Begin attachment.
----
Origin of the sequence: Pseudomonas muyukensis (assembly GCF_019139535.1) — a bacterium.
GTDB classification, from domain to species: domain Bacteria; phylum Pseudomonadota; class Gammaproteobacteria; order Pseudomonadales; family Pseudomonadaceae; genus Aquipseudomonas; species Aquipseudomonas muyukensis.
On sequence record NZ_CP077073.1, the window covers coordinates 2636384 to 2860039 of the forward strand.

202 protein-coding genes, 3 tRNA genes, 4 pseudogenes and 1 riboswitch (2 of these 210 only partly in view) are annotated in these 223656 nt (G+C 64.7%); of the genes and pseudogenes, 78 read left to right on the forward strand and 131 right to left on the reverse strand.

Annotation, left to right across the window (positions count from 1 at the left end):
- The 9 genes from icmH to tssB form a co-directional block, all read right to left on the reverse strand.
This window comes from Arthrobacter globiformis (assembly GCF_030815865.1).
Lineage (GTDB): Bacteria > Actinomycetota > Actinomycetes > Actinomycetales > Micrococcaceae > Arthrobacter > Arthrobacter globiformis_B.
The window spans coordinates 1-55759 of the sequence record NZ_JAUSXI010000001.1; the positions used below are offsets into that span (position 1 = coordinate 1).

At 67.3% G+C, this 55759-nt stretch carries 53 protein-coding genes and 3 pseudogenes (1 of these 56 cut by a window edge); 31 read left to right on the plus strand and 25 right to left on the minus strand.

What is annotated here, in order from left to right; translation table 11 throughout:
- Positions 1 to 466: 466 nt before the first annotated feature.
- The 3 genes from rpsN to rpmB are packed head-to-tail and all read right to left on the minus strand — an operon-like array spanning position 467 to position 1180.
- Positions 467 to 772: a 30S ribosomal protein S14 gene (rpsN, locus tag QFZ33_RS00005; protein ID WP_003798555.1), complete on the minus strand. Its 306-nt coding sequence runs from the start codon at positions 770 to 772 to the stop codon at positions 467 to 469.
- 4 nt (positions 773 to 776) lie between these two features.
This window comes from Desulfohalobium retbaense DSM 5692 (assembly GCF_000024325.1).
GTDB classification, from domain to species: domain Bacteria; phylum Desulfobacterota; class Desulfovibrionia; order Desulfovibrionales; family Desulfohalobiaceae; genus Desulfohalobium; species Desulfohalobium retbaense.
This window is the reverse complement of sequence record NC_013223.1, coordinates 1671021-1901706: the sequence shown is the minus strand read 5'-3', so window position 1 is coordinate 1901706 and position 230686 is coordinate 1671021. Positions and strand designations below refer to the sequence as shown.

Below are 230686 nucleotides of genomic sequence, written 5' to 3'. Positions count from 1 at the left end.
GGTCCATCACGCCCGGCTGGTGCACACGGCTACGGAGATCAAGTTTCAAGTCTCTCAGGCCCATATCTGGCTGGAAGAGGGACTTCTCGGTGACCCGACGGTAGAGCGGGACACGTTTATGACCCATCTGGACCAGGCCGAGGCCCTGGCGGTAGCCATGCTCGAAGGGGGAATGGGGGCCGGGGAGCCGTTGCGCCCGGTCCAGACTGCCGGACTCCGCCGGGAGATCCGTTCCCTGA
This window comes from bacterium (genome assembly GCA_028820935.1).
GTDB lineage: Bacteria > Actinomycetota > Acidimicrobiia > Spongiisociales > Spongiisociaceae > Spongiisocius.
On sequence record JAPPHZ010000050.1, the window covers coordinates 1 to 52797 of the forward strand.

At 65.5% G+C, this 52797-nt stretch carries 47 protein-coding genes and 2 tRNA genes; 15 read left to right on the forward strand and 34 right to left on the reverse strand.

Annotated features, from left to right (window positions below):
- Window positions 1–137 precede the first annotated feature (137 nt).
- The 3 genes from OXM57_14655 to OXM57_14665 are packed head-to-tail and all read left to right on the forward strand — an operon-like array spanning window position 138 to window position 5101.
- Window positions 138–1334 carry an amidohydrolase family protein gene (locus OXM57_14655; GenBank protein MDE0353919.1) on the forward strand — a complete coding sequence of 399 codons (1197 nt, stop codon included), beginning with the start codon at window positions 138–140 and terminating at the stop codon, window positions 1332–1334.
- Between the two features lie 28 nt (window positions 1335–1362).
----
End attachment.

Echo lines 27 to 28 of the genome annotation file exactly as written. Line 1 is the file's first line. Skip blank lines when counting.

- The 3 genes from OXM57_14655 to OXM57_14665 are packed head-to-tail and all read left to right on the forward strand — an operon-like array spanning window position 138 to window position 5101.
- Window positions 138–1334 carry an amidohydrolase family protein gene (locus OXM57_14655; GenBank protein MDE0353919.1) on the forward strand — a complete coding sequence of 399 codons (1197 nt, stop codon included), beginning with the start codon at window positions 138–140 and terminating at the stop codon, window positions 1332–1334.